Considering that woody species used by beavers in the region of Magallanes have only one ring per growing season, the determination of the dates of use of timber by beavers will be possible by cross dating of samples of dead trees with the series of growth rings of living trees whose age is known, since its last year of growth corresponds to the date on which the sample was collected.The dendrochronological approach is used to determine when a tree was cut by beavers, both during dispersal or when it has found a permanent establishment.
We used the oldest dates reported by the respondents as the estimated date of arrival for each river in the province and developed a map to visualize the possible route of arrival of beavers to the continent and their migration within it.After obtaining a clear exposition of the growth rings, their measurements were performed under a stereomicroscope using a ×15 magnification.The width of each ring was measured and recorded digitally (VELMEX, New York, USA).The questionnaire inquired about the presence or suspected presence of beavers or their signs, the date they saw the first beaver sign, considering presence of cut trees, dams, and/or beaver lodges.We established an area of perception in a range of 10 km of each surveyed property.The vegetation in these environments is represented by mixed forest of We estimated the perception of the date of arrival of beavers on the South American continent through interviews made in the Punta Arenas County, since this was the only county with a confirmed presence of beavers (Graells and Corcoran ), with the objective to survey most of the properties in the County.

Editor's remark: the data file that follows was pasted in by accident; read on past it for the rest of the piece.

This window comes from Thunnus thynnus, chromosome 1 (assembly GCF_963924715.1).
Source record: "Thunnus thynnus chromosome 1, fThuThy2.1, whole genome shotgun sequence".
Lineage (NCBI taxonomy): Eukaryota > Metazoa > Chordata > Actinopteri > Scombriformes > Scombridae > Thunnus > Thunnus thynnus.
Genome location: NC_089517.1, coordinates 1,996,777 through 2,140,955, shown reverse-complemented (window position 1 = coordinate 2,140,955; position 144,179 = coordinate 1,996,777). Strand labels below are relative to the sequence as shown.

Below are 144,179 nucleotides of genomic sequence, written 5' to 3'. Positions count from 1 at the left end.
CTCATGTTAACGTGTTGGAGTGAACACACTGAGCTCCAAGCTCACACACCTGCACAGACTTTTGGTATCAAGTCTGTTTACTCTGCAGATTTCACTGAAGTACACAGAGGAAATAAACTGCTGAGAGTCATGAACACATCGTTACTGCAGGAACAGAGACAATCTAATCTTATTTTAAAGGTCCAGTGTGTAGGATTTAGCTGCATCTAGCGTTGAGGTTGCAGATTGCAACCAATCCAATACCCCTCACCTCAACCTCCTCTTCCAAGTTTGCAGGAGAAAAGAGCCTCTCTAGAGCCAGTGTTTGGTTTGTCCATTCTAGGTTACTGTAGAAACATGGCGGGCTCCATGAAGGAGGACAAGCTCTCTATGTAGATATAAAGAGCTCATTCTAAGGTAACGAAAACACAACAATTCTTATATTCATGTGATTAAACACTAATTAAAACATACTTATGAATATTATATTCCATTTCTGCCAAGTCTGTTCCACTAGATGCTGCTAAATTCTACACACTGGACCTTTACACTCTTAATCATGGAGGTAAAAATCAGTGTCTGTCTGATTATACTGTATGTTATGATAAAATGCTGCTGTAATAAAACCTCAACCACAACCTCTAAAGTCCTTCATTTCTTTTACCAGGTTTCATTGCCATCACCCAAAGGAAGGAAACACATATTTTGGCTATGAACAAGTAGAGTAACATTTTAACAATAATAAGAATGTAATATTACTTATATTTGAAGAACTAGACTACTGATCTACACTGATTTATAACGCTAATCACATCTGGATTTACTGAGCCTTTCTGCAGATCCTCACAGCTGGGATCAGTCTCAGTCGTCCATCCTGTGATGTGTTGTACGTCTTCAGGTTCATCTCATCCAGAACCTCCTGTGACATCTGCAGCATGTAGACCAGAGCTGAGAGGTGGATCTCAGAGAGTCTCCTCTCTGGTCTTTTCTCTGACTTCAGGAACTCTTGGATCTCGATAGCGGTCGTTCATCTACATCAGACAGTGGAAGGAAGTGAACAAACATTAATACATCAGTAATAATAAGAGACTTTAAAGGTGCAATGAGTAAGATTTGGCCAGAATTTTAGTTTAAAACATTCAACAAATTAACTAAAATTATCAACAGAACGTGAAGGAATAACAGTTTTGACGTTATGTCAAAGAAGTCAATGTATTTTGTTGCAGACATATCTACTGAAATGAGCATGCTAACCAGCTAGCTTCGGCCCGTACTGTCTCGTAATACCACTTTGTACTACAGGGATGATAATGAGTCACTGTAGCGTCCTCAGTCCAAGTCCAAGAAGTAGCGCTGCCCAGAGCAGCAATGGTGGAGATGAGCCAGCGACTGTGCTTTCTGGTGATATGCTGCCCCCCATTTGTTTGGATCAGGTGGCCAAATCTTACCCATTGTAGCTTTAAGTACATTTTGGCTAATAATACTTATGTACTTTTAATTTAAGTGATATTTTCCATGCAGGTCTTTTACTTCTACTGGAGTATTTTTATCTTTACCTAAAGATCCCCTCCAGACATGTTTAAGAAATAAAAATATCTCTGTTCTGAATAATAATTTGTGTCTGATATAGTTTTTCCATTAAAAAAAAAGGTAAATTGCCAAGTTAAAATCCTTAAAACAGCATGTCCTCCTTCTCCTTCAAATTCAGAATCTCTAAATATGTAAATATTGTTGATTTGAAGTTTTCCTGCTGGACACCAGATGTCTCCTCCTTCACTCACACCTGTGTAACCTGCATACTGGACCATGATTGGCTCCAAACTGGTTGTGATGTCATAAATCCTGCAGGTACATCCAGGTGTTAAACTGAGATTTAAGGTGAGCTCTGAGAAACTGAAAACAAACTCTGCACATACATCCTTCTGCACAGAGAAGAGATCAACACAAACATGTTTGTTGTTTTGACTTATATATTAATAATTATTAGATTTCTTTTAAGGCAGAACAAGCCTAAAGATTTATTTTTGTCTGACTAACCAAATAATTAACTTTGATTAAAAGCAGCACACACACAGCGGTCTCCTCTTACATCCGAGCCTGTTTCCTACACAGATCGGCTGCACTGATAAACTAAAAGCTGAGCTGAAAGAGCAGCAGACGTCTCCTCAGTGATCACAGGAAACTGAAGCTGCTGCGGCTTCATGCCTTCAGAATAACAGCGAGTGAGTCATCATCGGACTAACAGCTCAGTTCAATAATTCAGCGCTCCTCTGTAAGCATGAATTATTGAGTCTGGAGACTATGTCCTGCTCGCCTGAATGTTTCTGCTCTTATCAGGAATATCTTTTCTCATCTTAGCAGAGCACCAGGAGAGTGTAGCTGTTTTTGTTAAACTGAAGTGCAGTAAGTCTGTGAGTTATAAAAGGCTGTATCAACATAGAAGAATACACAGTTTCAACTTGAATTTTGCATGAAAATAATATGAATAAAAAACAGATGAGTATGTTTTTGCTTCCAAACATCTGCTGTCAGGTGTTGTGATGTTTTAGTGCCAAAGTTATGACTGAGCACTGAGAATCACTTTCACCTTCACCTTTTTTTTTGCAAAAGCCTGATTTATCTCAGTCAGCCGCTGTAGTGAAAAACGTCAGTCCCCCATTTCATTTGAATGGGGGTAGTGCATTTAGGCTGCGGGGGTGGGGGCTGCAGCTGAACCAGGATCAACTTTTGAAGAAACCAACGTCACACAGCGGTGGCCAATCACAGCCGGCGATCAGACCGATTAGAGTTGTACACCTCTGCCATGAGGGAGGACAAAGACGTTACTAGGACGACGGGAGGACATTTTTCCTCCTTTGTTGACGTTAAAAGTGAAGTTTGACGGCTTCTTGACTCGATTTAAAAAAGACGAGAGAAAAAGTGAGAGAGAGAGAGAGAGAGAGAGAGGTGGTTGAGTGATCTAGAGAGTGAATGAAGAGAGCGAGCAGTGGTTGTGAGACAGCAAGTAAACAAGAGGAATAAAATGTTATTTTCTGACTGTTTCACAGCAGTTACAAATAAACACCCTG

In order to do this, we went door to door in every house where someone was found and interviewed them.
The core was hold in place with adhesive tape while the glue sets.
Finally, increment cores and cross sections were prepared using a rotary-sanding tool through a range of grit size from 100 to 700 (Pilcher ).
Our results indicate that this lag may not be constant among different groups of people.
(Castoridae) is an invasive species in southern South America, and it has been classified as a harmful species by the Chilean government (SERVICIO AGRICOLA Y GANADERO, Subdepartamento de vida silvestre DIPROREN ).
While they do this, they generate changes to the riparian environment that are only reversible at rates much slower than its natural rate, because they change the plant community structure and succession patterns and prevent the natural regeneration of forests and aquatic ecosystems (Anderson et al.